Let’s be super scientific in our characterization and just say that scientists for Baykeeper, Rutgers, and the Hudson River Foundation absolutely kicked DEP’s ass – it was no contest, stop the fight (even Senator Cardinale, someone I don’t think I ever agreed with, made sense).

Chairman Bob Smith tried to save face for DEP by holding the bill and gave DEP an opportunity to reach some compromise with Baykeeper and Cardinale.

DEP Assistant Commissioner Cradic agreed with Smith and said she was committed to reaching a negotiated solution. Chairman Smith invited Senator Cardinale and Baykeeper to a meeting to work it out.

Smith clearly warned Cradic that if DEP didn’t reach a compromise soon, then the bill would be passed quickly.

Remarkably, after agreeing to work on a solution, not 2 hours afer the Senate hearing, DEP issued a press release announcing an enforcement action against Baykeeeper. (read the Star Ledger and Bergen Record stories)

I have never seen anything approaching this kind of bad faith by DEP in 25 years in Trenton.

But, the narrow focus of the hearing on shellfish gardening ignored the gorilla in the room – the far larger FDA compliance and risk issues. Those issues are not going away, so Martin’s little gambit will eventually be exposed.

Christie Administration's new head of the Green Acres program comes under fire for sweetheart lease deal

Christie Administration's new head of the Green Acres program comes under fire for sweetheart lease deal


3. Sweetheart gas pipline deal

There’s no way to sugar coat this one – the deal amounted to theft, deception, and coverup – to a transparent and shameless degree that is unusual, even by Trenton’s standards of corruption.

Last week, we wrote about a DEP sweetheart deal to lease forested water supply watershed state park lands to Texas based Tennessee Gas Co. (see: Gas Pipeline Deal Just One Example of Far Larger Problems at DEP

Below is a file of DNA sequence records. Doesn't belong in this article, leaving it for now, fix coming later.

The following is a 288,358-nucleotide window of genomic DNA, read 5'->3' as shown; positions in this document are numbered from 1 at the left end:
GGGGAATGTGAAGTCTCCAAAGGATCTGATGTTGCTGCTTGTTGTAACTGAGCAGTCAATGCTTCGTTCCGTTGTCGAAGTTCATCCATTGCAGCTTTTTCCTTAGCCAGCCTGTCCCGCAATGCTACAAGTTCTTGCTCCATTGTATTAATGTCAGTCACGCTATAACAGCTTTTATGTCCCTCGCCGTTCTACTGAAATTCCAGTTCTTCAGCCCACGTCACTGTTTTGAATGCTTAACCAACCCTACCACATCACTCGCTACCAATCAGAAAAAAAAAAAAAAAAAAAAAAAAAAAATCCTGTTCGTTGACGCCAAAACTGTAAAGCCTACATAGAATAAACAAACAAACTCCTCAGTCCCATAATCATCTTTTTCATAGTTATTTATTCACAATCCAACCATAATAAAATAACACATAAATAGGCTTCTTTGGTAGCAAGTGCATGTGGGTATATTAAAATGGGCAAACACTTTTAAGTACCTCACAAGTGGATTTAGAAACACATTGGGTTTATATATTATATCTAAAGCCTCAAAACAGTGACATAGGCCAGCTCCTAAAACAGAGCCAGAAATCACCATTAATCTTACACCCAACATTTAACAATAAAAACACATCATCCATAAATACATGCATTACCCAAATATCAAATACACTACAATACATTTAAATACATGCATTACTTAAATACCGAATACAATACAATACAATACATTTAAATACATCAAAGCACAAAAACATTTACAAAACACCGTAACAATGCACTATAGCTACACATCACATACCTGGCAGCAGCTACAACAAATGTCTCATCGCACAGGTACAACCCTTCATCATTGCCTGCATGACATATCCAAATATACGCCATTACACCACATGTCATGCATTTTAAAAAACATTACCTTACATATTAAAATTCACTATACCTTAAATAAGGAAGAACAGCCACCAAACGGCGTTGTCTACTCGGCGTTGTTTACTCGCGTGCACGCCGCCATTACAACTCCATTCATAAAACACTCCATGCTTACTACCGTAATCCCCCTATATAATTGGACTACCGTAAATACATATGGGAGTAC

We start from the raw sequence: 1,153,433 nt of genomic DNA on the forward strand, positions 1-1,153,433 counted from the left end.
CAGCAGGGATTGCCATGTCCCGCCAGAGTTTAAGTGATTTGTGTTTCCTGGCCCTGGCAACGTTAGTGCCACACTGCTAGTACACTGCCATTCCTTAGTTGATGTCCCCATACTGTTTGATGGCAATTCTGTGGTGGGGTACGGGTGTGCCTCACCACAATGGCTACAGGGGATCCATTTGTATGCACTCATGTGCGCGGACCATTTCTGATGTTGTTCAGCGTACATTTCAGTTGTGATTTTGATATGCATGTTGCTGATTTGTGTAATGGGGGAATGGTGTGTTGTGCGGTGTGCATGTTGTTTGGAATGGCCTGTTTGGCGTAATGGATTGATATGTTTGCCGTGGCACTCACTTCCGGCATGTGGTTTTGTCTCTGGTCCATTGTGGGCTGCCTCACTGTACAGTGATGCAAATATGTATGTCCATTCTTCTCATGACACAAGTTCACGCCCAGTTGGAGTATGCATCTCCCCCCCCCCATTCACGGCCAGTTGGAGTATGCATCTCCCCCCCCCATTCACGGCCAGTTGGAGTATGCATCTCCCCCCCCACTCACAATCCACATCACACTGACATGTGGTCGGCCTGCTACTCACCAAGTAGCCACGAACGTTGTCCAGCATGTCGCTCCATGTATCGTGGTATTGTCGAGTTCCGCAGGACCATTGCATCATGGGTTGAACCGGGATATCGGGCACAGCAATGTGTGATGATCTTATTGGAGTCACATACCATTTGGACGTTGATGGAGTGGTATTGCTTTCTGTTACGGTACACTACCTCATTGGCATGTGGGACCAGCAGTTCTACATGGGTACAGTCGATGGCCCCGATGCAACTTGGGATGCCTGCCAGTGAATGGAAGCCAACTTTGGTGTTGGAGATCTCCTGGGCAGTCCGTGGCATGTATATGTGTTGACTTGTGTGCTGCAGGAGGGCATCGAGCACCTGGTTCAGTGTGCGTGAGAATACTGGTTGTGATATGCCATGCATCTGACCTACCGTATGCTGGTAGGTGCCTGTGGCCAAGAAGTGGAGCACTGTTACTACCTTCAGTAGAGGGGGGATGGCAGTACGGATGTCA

In anticipation of today’ hearing, we expanded that criticism: MARCELLUS GAS PIPELINE’S CHEAP PATH THROUGH JERSEY PARKLANDS — Paltry $45,000 for 24-Year Lease on $2 Billion Pipeline Up for Quick Approval

While the deal was again severely criticized from all quarters, the State House Commission today approved the deal.

Only one legislator, Senator Bob Smith (D-Middlesex) opposed the deal. Smith complained  that the State was not fairly compensated by the $45,000 negotiated by DEP. Smith said the lease value should be based on gas pipeline revenues. Smith opposed the 24 year term DEP negotiated as a transparent attempt to circumvent public hearing requirements (an extreme abuse designed to cover up a really bad deal) and challenged DEP land value cap of a maximum of $7,500 per acre for restoration of high value upland forest. 

Assemblyman Cryan, who at the prior July 2 SHC hearing said the deal was so bad it “shocked the conscience” (click for 7/2 hearing transcript), voted in favor of the deal today after Senator Cardinale moved to increase the DEP’s negotiated $45,000 compensation value fourfold to $180,000.

Wonder who got to Cryan?

Deputy Attorney Geenral xxx Counsel to hthe Commission, says members can vote even if they didn't attend hearing, hear, or review the testimony!

Deputy Attorney General Kotler, Counsel to the Commission, says members can vote even if they didn't attend hearing, hear, or review the testimony!

The deal was so dirty that even the Attorney General’s Office reversed themselves.

On July 2, the AG took the unusual step and ruled that Senator Kyrillos could not vote because he had not attended the hearing or listened to the testimony. This apparently outraged Kyrillos, who arrogantly saw it as a challenge to his power and legislative perogatives.

Today, in what can only be described as an unprincipled capitulation, blow to the concept of representative democracy, betrayal of the public trust, and promotion of the back room deal, Deputy AG Gary Kotler reversed his own July 2 opinion and said Commission members could vote, even if the did not attend the hearing hear the testimony, or review transpcripts!

On a positive note, DEP admitted that their lease valuation method was flawed – again vindicating our criticism – and pledged to reform the program and renegotiate existing and new leases and easements for utility lines. Based on OLS audits, there are perhaps hundreds of easements and utility lines involved, suggesting a potential to achieve thousands of acres of mitigation and millions of dollars is renegotiated fair market value compensation, so this kind of reform could be huge.

Star Ledger coverage: N.J. commission approves gas line construction through Highlands region

All in all, while we’ll note vindication, a small win on the Tennesse gas lease deal, and potentially significant reforms, it was a very bad day for DEP.

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  1. stan from jackson
    July 17th, 2010 at 22:05 | #1

    Great work, Bill